On March 5th in Los Angeles, there will be an election with three of the seven school board seats up for grabs. Traditionally, the United Teachers of Los Angeles gets its way and has, if not complete control, at least a majority on the board to do its bidding. But unfortunately for the union, New York City Mayor Michael Bloomberg has thrown a million dollar monkey wrench into the works. As Huffington Post education writer Joy Resmovits explains,

…Earlier this week, LA School Report reported that a super PAC associated with New York City Mayor Michael Bloomberg spent $1 million on a group known as the Coalition for School Reform. Mayor Antonio Villaraigosa, who has supported Deasy’s efforts, released a statement calling Bloomberg “the most important voice in education reform today,” LA School Report wrote.

The Coalition for School Reform, according to KCET, is an independent expenditure group that has also received money from reform-minded philanthropist Eli Broad. The group has endorsed school board candidates Kate Anderson, Monica Garcia, and Antonio Sanchez, LA School Report wrote last month. The Coalition is sitting on $1.2 million.

The counterweight to the reform block is, naturally, the teachers union. United Teachers of Los Angeles has about $670,000 in its war-chest, according to LA School Report. “We know we’re going to be outspent five-gazillion-to-one,” UTLA veep Gregg Solkovits told the site.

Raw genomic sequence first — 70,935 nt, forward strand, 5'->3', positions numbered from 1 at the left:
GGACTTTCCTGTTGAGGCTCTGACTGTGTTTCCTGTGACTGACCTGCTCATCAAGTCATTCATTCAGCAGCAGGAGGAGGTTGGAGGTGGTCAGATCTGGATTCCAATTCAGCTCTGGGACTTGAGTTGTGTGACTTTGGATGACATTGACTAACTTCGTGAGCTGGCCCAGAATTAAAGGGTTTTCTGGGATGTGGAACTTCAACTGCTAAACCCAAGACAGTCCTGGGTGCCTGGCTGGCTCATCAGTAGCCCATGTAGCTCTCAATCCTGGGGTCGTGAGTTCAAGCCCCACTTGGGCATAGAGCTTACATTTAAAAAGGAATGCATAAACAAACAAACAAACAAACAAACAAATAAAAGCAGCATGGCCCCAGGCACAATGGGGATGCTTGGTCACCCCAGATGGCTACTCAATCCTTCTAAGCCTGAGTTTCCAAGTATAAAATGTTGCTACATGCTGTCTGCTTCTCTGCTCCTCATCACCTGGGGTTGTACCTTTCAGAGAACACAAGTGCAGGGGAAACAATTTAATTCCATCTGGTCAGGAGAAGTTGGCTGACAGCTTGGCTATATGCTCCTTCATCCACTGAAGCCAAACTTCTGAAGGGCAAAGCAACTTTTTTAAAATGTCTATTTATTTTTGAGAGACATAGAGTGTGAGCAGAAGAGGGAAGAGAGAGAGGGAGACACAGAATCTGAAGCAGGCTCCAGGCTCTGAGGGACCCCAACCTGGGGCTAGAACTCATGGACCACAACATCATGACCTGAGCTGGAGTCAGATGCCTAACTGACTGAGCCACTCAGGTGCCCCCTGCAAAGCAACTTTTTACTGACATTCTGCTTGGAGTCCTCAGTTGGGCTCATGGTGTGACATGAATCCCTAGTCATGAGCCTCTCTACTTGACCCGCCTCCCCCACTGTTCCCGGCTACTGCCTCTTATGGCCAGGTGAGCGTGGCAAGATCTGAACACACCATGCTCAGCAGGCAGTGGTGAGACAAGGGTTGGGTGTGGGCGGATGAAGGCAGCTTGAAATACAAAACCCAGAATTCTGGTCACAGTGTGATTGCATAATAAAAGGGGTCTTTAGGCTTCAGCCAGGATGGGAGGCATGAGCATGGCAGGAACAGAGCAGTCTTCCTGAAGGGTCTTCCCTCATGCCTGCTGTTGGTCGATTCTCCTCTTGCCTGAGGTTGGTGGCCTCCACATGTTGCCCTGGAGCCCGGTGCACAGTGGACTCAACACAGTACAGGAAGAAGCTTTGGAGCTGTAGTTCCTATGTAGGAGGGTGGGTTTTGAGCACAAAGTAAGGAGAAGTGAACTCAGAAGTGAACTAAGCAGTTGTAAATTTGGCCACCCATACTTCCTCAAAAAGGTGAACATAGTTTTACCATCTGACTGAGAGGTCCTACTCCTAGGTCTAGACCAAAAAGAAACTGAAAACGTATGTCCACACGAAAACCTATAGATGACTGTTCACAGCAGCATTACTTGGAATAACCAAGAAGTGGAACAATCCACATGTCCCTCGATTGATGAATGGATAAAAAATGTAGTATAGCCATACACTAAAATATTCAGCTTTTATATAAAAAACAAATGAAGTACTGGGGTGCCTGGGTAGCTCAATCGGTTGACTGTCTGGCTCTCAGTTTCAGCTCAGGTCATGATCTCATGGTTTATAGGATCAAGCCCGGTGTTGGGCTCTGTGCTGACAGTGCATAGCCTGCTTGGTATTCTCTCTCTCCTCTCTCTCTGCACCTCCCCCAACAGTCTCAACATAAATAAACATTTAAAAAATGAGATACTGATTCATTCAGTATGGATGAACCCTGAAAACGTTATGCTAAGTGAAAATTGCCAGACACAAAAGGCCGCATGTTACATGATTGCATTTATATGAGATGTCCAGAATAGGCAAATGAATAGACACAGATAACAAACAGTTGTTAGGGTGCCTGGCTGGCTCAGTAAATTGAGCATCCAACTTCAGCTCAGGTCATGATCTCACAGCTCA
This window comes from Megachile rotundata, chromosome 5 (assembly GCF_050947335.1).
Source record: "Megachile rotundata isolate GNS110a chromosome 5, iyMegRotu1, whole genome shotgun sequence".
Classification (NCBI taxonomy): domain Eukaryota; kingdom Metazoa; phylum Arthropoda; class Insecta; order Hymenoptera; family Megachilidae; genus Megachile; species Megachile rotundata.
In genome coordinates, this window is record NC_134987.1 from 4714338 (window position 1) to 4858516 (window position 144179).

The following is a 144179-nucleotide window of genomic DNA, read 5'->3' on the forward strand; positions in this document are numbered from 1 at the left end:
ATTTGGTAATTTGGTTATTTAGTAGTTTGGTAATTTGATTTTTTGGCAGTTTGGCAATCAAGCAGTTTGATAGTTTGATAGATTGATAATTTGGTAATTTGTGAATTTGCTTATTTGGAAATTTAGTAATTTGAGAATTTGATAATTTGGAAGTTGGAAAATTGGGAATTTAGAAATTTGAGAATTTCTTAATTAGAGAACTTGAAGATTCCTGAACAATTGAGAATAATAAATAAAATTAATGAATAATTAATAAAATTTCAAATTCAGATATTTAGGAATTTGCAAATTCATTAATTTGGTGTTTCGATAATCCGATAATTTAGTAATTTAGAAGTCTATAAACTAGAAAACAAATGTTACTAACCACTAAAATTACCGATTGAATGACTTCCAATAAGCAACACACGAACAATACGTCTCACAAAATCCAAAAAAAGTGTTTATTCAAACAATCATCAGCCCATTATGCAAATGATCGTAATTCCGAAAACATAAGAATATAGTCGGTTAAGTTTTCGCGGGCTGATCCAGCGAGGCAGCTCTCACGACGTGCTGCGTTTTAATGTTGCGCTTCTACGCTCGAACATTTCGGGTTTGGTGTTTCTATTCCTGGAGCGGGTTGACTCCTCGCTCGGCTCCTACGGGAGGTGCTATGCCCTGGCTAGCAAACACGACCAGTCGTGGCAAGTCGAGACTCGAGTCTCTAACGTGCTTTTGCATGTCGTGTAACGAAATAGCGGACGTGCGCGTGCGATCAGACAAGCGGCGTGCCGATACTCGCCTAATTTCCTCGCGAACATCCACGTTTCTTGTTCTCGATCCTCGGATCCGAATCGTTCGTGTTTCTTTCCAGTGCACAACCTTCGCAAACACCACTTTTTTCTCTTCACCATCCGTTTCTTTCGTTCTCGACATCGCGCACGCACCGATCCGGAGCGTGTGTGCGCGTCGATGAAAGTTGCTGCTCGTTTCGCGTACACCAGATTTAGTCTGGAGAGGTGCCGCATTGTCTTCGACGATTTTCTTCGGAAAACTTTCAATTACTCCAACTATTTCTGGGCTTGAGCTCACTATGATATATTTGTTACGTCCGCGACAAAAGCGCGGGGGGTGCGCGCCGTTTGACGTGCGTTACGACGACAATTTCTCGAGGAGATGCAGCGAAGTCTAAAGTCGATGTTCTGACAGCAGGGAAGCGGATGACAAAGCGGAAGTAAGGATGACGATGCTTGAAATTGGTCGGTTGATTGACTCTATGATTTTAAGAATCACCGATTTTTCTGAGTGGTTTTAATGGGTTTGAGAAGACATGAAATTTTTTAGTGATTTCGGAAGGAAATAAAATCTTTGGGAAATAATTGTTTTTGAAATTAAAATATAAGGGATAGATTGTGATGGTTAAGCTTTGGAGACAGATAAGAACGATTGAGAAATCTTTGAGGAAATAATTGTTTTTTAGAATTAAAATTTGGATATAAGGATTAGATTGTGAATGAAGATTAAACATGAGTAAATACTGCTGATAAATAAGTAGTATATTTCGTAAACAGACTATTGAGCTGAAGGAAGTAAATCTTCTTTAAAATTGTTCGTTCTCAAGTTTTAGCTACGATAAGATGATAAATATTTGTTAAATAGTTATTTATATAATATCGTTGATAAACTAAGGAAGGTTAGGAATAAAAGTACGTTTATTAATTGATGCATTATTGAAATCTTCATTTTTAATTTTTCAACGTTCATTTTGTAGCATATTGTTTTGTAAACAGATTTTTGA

Earlier in February, Solkovits told LA School Report that he wanted to boost UTLA’s coffers with help from the national and state union bodies.

However, National Education Association President Dennis Van Roekel has been quoted saying that the union would not get involved in this race. But what about the other national teachers union? According to blogger Alexander Russo,

A senior American Federation of Teachers official has acknowledged the request from UTLA, but has not yet responded with details about the union’s decision or the amount of funding that’s going to be shared.

Reticence on AFT’s part is understandable; it may be a bit tapped out, having just spent $6 million on advocacy groups in 2011-2012. As Mike Antonucci reports,

A $1.2 million donation to Californians Working Together, the group formed to support Prop 30, the tax increase ballot initiative, was the national union’s largest single contribution. A host of special interest groups, charities and religious organizations also received money from AFT, including the Center for Tax and Budget Accountability, the Economic Policy Institute, and the University of Colorado National Education Policy Center.

These figures do not include grants and contributions made to other unions (such as Colorado WINS) or union coalitions such as the AFL-CIO. For example, AFT contributed $1,150,000 to the AFL-CIO’s State Unity Fund.

Interestingly with just two weeks till the election, the powerful and wealthy California Teachers Association has been uncharacteristically quiet on the LA election.

Also worth noting is that reform-minded LA school superintendent John Deasy has more than a passing interest in the March 5th election: an unfriendly school board can send him packing.

While the three reform candidates running for school board in LA are not reform superstars, they are certainly preferable to their union-friendly opponents. The bigger story though, is that there are people with very deep pockets who are beginning to stand up to the mightiest political force in the country: the teachers unions. And of course, when the teachers unions start losing power, the children of America are all the richer for it.

Larry Sand, a former classroom teacher, is the president of the non-profit California Teachers Empowerment Network – a non-partisan, non-political group dedicated to providing teachers with reliable and balanced information about professional affiliations and positions on educational issues.